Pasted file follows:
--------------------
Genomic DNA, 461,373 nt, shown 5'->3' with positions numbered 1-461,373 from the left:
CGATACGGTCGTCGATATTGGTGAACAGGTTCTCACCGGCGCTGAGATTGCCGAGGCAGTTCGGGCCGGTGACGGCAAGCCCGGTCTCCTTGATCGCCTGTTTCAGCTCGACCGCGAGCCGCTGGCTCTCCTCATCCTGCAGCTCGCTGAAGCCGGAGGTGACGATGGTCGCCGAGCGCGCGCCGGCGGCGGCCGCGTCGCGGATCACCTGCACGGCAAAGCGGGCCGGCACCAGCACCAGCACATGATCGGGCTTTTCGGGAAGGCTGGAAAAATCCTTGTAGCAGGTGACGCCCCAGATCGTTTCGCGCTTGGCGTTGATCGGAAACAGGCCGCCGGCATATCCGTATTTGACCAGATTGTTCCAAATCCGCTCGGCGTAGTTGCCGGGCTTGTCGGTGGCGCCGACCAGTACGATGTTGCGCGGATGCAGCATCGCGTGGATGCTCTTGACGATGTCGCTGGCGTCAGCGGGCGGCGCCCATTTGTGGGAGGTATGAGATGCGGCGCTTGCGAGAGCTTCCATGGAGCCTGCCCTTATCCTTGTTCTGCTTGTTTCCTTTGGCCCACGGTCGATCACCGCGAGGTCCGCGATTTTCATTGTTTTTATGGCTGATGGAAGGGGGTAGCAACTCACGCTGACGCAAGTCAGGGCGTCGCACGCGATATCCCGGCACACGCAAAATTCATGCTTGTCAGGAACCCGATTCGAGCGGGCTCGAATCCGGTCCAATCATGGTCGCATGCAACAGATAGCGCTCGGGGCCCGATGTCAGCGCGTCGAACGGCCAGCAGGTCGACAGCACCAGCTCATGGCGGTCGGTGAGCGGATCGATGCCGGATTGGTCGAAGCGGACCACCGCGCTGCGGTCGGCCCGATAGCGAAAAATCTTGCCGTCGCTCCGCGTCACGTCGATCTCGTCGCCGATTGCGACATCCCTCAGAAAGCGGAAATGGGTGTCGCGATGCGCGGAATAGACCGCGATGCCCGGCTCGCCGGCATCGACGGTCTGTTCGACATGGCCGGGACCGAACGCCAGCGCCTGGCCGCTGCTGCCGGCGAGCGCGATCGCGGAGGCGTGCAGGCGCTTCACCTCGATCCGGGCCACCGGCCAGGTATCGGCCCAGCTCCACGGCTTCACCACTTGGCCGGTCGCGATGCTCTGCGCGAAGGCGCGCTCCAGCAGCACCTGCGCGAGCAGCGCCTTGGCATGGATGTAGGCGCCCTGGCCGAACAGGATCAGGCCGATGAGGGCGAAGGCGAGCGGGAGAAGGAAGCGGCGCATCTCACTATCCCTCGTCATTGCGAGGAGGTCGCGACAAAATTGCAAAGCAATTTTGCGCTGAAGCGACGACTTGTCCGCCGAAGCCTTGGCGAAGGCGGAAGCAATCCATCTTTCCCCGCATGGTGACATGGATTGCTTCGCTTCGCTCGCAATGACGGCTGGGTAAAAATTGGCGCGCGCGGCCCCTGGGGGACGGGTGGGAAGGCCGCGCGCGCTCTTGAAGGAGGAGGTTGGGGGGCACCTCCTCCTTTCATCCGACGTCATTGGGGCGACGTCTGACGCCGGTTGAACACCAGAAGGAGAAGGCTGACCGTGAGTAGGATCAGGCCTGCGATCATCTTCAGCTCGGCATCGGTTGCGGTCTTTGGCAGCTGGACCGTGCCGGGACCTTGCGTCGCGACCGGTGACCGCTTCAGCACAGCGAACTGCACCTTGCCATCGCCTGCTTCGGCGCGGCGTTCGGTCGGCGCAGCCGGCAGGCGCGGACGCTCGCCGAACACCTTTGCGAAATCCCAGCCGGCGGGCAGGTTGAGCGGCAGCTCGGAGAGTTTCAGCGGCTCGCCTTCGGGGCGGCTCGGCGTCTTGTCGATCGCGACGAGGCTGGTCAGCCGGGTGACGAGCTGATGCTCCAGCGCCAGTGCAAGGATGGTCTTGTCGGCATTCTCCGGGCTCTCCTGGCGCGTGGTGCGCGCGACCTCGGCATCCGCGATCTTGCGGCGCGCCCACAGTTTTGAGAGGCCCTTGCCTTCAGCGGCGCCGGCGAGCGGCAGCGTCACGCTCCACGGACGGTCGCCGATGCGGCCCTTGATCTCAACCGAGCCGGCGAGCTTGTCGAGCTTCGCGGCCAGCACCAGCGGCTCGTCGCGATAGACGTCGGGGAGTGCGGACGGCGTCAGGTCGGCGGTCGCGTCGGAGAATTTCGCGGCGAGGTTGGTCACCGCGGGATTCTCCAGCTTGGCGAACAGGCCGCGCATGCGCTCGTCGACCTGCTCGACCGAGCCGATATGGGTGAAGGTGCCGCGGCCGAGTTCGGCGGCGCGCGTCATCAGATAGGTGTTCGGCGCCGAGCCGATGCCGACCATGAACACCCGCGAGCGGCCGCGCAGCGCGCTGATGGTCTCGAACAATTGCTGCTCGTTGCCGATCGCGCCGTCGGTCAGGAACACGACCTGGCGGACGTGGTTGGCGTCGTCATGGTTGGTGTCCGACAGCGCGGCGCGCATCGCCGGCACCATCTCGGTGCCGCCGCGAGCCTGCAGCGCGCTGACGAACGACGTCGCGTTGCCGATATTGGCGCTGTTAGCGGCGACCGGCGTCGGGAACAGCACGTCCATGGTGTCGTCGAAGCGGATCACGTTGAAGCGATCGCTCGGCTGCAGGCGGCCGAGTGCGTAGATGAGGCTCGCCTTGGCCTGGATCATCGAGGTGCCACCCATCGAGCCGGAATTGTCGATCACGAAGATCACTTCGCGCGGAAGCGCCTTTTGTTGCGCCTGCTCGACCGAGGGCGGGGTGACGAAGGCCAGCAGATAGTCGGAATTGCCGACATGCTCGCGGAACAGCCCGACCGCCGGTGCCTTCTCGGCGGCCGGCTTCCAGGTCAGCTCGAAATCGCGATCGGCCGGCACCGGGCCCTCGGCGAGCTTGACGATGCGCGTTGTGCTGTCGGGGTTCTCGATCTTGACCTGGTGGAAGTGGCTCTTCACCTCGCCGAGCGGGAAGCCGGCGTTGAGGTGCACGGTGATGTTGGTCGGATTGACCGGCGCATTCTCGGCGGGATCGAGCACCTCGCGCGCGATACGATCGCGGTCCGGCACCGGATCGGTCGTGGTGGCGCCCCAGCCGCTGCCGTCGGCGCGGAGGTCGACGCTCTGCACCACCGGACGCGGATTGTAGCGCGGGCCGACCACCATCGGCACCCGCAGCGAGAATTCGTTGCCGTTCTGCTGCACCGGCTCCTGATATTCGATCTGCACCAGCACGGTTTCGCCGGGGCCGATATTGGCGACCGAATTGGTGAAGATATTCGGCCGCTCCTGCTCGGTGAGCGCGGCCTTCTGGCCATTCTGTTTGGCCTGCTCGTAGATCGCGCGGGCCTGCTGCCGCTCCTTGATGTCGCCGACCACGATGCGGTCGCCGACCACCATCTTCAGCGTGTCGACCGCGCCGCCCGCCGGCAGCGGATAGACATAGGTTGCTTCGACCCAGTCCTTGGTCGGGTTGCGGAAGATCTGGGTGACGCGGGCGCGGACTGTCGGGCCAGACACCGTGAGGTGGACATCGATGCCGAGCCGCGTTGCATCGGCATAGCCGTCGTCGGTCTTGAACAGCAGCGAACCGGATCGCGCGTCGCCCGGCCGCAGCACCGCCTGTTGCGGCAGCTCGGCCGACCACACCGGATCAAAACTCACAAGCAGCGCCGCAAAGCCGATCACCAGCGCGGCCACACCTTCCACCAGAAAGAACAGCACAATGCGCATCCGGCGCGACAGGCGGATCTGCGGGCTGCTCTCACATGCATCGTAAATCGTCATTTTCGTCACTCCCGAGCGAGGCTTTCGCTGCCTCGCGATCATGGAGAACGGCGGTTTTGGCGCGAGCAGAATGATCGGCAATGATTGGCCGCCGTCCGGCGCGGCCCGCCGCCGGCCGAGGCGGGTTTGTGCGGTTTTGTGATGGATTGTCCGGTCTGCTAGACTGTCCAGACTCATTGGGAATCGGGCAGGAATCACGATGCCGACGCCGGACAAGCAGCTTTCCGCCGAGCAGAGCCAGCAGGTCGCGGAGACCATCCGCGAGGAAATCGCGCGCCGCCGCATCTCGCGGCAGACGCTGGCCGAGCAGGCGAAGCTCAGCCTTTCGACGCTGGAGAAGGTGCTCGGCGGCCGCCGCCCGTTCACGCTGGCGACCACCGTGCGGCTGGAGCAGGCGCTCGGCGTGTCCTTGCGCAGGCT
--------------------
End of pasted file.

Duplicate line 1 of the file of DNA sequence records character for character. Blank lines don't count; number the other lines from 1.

Genomic DNA, 461,373 nt, shown 5'->3' with positions numbered 1-461,373 from the left: